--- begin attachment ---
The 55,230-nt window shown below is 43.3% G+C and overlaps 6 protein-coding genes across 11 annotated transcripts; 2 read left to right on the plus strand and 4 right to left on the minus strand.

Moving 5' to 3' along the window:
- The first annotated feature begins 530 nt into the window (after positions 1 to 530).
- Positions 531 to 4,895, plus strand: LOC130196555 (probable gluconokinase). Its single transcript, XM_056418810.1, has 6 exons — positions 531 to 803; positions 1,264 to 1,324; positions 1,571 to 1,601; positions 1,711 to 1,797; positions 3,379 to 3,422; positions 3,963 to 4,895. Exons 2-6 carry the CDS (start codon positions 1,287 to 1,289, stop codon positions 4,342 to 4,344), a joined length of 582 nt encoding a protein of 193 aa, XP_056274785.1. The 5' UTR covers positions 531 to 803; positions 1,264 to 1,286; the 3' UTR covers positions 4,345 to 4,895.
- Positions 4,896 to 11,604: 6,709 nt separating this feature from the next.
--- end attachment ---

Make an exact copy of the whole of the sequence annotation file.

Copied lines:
The 55,230-nt window shown below is 43.3% G+C and overlaps 6 protein-coding genes across 11 annotated transcripts; 2 read left to right on the plus strand and 4 right to left on the minus strand.

Moving 5' to 3' along the window:
- The first annotated feature begins 530 nt into the window (after positions 1 to 530).
- Positions 531 to 4,895, plus strand: LOC130196555 (probable gluconokinase). Its single transcript, XM_056418810.1, has 6 exons — positions 531 to 803; positions 1,264 to 1,324; positions 1,571 to 1,601; positions 1,711 to 1,797; positions 3,379 to 3,422; positions 3,963 to 4,895. Exons 2-6 carry the CDS (start codon positions 1,287 to 1,289, stop codon positions 4,342 to 4,344), a joined length of 582 nt encoding a protein of 193 aa, XP_056274785.1. The 5' UTR covers positions 531 to 803; positions 1,264 to 1,286; the 3' UTR covers positions 4,345 to 4,895.
- Positions 4,896 to 11,604: 6,709 nt separating this feature from the next.